In addition to his dual talents, Rossetti also had a wild love-life, as the recent television series on the Pre-Raphaelites demonstrated. I mean, all that stuff about digging up his dead wife Lizzie to retrieve the poems he had buried with her: beat that for Gothic behaviour.
Bullen, who is Professor Emeritus of the University of Reading, is a remarkably good writer. Of the women in Rossetti’s paintings, he writes:
They have voluptuous red lips, long, enervated hands, and soulful, yearning expressions. Their hypnotic eyes peer from under dark, cascading hair. Their bodies are luxurious and languid.
Throughout the book he quotes Rossetti’s poems, among them the drowsily loving one that begins, ‘Your hands lie open in the long, fresh grass’ — which in the Edwardian period was converted into a sensitively matching song that I’d like to hear sung by Ian Bostridge.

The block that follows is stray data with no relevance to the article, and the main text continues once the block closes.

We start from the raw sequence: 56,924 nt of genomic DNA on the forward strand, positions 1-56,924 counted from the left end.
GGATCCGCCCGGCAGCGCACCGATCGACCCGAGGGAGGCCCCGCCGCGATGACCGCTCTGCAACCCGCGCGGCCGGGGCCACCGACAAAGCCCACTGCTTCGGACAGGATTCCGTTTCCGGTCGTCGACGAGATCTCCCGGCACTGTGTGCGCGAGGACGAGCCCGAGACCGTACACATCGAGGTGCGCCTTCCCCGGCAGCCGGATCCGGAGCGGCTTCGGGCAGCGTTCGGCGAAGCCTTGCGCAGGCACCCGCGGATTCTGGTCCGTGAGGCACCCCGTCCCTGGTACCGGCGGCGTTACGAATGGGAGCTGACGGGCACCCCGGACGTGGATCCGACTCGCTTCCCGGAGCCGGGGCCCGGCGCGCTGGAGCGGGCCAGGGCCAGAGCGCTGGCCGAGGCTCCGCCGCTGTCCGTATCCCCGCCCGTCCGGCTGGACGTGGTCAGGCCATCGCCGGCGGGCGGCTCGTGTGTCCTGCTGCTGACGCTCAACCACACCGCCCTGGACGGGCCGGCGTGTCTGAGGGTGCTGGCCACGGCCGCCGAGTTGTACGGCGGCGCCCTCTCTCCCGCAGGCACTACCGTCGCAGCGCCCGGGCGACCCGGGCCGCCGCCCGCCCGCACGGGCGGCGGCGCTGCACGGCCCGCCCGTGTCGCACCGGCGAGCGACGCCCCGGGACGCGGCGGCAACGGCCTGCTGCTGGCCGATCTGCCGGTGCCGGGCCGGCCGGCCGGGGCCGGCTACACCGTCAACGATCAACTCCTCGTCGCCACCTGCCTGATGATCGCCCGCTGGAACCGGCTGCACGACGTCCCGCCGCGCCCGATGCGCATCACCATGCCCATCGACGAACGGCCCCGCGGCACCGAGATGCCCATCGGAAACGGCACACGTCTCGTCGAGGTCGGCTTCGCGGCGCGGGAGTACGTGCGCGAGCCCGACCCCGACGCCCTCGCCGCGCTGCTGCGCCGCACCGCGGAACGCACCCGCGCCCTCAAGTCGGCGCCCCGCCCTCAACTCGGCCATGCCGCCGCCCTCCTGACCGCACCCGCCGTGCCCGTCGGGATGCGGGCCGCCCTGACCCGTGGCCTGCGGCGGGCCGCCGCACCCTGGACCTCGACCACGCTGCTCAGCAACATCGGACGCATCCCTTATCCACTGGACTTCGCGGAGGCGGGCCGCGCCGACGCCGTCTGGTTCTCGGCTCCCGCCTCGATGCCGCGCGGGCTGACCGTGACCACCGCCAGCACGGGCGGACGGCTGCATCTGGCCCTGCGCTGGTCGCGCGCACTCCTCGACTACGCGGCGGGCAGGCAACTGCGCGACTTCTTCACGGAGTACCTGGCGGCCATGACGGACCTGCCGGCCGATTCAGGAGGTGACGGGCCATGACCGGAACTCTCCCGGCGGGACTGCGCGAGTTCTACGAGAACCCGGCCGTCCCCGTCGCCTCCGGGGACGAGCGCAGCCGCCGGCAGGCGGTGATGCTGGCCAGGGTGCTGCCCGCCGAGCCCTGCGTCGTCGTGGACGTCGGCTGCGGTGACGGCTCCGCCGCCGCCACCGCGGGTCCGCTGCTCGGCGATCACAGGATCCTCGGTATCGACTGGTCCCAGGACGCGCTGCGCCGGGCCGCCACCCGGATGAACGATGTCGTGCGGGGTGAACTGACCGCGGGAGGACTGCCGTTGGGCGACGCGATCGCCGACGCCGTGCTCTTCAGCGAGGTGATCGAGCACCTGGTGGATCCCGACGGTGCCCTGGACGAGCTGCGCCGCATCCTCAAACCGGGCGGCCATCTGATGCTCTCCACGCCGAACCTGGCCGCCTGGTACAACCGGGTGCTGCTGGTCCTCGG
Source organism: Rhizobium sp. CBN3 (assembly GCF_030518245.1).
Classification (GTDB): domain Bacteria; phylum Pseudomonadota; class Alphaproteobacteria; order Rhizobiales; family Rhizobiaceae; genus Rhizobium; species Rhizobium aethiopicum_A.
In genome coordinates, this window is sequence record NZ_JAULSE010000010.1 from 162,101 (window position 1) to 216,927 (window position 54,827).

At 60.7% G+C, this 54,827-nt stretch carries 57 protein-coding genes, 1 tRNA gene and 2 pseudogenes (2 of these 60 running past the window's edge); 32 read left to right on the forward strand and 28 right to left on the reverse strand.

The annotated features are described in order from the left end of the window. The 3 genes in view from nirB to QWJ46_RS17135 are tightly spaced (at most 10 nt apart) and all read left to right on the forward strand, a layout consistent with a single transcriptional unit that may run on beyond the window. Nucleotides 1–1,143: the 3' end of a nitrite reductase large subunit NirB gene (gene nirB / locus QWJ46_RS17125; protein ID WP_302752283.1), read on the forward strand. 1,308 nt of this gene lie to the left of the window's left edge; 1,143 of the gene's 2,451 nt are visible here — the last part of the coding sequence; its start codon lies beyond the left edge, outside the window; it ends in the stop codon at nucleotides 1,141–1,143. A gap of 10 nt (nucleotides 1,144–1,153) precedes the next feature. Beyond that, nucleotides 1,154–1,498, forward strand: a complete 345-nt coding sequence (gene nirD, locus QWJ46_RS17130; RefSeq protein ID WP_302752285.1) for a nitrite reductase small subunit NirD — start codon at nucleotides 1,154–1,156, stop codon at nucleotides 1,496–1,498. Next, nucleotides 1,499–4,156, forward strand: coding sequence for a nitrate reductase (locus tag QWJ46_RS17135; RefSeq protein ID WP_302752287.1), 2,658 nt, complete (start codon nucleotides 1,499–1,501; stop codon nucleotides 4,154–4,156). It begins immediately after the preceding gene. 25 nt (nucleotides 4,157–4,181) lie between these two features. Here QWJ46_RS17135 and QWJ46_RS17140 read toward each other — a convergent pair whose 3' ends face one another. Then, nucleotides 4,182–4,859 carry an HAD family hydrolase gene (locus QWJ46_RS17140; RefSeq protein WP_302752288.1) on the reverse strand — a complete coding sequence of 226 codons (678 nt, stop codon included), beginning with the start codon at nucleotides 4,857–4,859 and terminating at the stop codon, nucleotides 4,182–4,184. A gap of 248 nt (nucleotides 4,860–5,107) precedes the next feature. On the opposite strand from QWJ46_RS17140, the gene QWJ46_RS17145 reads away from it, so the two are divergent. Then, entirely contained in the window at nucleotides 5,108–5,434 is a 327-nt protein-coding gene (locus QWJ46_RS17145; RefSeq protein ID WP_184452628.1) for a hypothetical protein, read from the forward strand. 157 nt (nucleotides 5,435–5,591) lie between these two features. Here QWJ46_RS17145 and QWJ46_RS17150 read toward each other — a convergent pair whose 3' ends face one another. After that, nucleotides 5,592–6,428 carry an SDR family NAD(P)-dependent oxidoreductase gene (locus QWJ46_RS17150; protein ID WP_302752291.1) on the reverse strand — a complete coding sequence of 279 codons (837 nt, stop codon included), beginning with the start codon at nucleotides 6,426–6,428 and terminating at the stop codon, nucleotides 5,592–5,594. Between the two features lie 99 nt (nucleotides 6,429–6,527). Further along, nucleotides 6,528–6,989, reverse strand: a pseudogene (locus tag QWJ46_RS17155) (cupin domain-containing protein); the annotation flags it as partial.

I was a friend of Frances Lincoln, whose firm publishes Rossetti. Sadly, she died about ten years ago. When I first knew her in the late 1960s, she was a junior editor at Studio Vista, and a quiet, retiring young woman. I must admit I had her down as a backroom girl, the equivalent of what business moguls call ‘the unpromotable bright boy’. How wrong I was: setting up her own firm, she showed discrimination in her authors and a steely determination in getting from them what she wanted.
I think she would have been proud not only of Rossetti but of her firm’s Roberto Polo: The Eye (£95) by Werner Adriaenssens and six others. The price is bound to deter many; but they will be missing a huge treat. This book is the equivalent of the Renaissance German Wunderkammer, cabinet of marvels. The full-page illustrations show over 300 masterpieces and gemstones from Polo’s extraordinary collections. He is 60, lives in Brussels and is himself an artist. He is also an entrepreneur, having founded Citibank’s fine art investment services. ‘Vision,’ he declares, ‘is the art of seeing what is invisible to others.’